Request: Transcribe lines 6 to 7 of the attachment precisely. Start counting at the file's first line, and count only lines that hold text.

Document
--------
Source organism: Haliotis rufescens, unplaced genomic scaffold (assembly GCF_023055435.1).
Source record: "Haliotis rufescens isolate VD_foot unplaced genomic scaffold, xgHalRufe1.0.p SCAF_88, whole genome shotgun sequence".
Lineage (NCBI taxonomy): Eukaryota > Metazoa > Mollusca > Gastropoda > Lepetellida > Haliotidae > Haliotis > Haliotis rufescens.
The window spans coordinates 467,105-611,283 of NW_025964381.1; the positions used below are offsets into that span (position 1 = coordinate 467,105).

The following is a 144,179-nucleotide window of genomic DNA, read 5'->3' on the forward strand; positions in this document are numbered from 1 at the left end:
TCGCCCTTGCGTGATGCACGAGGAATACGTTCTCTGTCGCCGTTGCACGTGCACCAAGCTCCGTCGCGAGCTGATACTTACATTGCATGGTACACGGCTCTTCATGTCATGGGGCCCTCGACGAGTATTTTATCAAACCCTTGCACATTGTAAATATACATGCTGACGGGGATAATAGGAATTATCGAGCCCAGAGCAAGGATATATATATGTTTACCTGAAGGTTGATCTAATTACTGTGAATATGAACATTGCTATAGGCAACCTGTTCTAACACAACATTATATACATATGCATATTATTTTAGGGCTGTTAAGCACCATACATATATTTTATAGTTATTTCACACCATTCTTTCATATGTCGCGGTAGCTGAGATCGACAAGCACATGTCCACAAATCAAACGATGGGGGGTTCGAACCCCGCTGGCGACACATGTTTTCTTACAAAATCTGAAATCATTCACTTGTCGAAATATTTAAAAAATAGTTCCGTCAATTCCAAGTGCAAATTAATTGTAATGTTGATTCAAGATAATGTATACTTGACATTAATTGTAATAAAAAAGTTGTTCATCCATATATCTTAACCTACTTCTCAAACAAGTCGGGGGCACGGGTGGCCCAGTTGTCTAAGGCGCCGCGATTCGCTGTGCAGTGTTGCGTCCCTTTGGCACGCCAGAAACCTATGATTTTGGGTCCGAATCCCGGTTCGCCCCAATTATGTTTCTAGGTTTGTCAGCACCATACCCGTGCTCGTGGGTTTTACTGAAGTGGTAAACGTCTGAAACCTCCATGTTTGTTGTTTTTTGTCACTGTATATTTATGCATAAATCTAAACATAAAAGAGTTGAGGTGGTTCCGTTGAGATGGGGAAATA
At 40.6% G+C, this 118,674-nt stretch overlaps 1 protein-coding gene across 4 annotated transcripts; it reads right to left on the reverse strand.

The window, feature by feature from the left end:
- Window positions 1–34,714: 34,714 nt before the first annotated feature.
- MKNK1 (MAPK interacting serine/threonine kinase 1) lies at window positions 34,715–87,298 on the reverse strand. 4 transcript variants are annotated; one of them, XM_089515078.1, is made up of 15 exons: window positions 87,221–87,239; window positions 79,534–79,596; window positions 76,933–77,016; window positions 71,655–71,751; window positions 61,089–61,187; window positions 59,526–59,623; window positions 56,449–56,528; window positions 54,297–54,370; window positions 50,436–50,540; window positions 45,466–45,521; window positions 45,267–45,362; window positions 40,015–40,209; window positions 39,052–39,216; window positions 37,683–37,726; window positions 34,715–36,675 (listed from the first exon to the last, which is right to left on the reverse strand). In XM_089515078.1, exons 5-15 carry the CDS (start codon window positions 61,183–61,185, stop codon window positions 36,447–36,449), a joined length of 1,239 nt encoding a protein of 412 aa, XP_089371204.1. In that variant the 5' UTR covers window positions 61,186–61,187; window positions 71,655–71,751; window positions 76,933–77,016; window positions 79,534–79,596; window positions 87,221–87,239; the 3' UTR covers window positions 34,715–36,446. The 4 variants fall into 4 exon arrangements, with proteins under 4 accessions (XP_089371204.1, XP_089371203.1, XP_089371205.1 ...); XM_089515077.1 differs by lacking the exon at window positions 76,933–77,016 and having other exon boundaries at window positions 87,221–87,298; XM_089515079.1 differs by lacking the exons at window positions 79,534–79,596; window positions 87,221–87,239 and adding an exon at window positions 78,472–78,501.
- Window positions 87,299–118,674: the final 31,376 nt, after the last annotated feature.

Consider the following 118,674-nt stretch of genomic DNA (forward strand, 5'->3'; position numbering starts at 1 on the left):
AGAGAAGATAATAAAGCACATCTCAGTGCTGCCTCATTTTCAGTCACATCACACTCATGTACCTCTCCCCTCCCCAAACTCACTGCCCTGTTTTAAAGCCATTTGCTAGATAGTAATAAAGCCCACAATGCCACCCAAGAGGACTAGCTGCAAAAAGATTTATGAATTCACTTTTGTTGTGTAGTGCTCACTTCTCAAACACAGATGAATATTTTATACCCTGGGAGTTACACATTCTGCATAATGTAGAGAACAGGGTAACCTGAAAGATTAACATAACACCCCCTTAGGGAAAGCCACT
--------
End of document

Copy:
TCGCCCTTGCGTGATGCACGAGGAATACGTTCTCTGTCGCCGTTGCACGTGCACCAAGCTCCGTCGCGAGCTGATACTTACATTGCATGGTACACGGCTCTTCATGTCATGGGGCCCTCGACGAGTATTTTATCAAACCCTTGCACATTGTAAATATACATGCTGACGGGGATAATAGGAATTATCGAGCCCAGAGCAAGGATATATATATGTTTACCTGAAGGTTGATCTAATTACTGTGAATATGAACATTGCTATAGGCAACCTGTTCTAACACAACATTATATACATATGCATATTATTTTAGGGCTGTTAAGCACCATACATATATTTTATAGTTATTTCACACCATTCTTTCATATGTCGCGGTAGCTGAGATCGACAAGCACATGTCCACAAATCAAACGATGGGGGGTTCGAACCCCGCTGGCGACACATGTTTTCTTACAAAATCTGAAATCATTCACTTGTCGAAATATTTAAAAAATAGTTCCGTCAATTCCAAGTGCAAATTAATTGTAATGTTGATTCAAGATAATGTATACTTGACATTAATTGTAATAAAAAAGTTGTTCATCCATATATCTTAACCTACTTCTCAAACAAGTCGGGGGCACGGGTGGCCCAGTTGTCTAAGGCGCCGCGATTCGCTGTGCAGTGTTGCGTCCCTTTGGCACGCCAGAAACCTATGATTTTGGGTCCGAATCCCGGTTCGCCCCAATTATGTTTCTAGGTTTGTCAGCACCATACCCGTGCTCGTGGGTTTTACTGAAGTGGTAAACGTCTGAAACCTCCATGTTTGTTGTTTTTTGTCACTGTATATTTATGCATAAATCTAAACATAAAAGAGTTGAGGTGGTTCCGTTGAGATGGGGAAATA
At 40.6% G+C, this 118,674-nt stretch overlaps 1 protein-coding gene across 4 annotated transcripts; it reads right to left on the reverse strand.